Some universal code optimization rules

From time to time I have advocated for design approaches which value consistency and ease of change over raw operations per second. I realize that this strategy makes some programmers uncomfortable. So I thought I’d document some guidelines for optimizing your code.

In my experience these rules are reliable regardless of programming language.


Consistently styled, well-factored code which makes it easy to apply targeted optimizations based on profiling data, in response to business performance requirements.

5x slowdown

A mostly consistent, well-factored codebase in which certain modules break the rules because “this part needs to be fast”.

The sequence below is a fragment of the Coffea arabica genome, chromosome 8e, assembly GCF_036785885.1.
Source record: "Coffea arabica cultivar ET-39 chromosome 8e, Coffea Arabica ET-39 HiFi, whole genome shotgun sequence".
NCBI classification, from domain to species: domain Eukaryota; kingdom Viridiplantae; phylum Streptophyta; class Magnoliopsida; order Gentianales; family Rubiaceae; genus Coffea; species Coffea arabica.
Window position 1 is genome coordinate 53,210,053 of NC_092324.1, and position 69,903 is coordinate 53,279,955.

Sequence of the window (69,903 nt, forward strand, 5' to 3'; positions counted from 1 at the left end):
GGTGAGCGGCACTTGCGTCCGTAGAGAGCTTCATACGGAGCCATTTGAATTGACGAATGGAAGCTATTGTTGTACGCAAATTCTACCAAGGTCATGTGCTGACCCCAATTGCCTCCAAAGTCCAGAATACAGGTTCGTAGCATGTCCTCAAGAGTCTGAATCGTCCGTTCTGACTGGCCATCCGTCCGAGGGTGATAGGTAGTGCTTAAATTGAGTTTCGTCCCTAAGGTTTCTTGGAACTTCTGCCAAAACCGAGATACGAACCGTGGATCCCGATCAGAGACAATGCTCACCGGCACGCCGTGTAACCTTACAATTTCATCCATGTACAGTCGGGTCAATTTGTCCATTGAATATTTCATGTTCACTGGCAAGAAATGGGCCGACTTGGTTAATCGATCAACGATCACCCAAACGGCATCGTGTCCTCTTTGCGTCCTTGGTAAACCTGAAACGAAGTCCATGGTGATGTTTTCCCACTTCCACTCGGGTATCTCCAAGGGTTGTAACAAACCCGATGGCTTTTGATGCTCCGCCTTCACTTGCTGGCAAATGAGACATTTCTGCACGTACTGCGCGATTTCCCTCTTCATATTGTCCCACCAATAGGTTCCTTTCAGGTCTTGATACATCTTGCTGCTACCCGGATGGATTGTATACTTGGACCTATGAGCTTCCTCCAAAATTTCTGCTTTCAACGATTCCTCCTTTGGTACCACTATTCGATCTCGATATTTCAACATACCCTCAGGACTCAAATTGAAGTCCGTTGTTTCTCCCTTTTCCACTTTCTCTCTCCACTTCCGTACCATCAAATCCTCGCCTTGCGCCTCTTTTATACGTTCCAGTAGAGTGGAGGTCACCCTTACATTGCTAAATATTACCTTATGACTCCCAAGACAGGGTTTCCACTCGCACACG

10x slowdown

Code that has been optimized based on algorithmic profiling without taking I/O time into account.

20x slowdown

Widespread, pervasive duplication and violation of encapsulation mandated by a style guide built on one influential developer’s anecdotal past experience with slow code.

50x slowdown

“We expect to eventually scale up to a million concurrent users, therefore…”

1,000,000x slowdown

Spending time arguing with a developer who is convinced that their microbenchmark trumps all other considerations.

Naturally, the numbers above refer to the relative performance of the team in delivering on business goals.

Did you want to talk about operations per second? Sure, I’d be happy to. Except I just received a SIGINT  from a watchdog process I set up to detect and halt infinite busy loops. Maybe another time?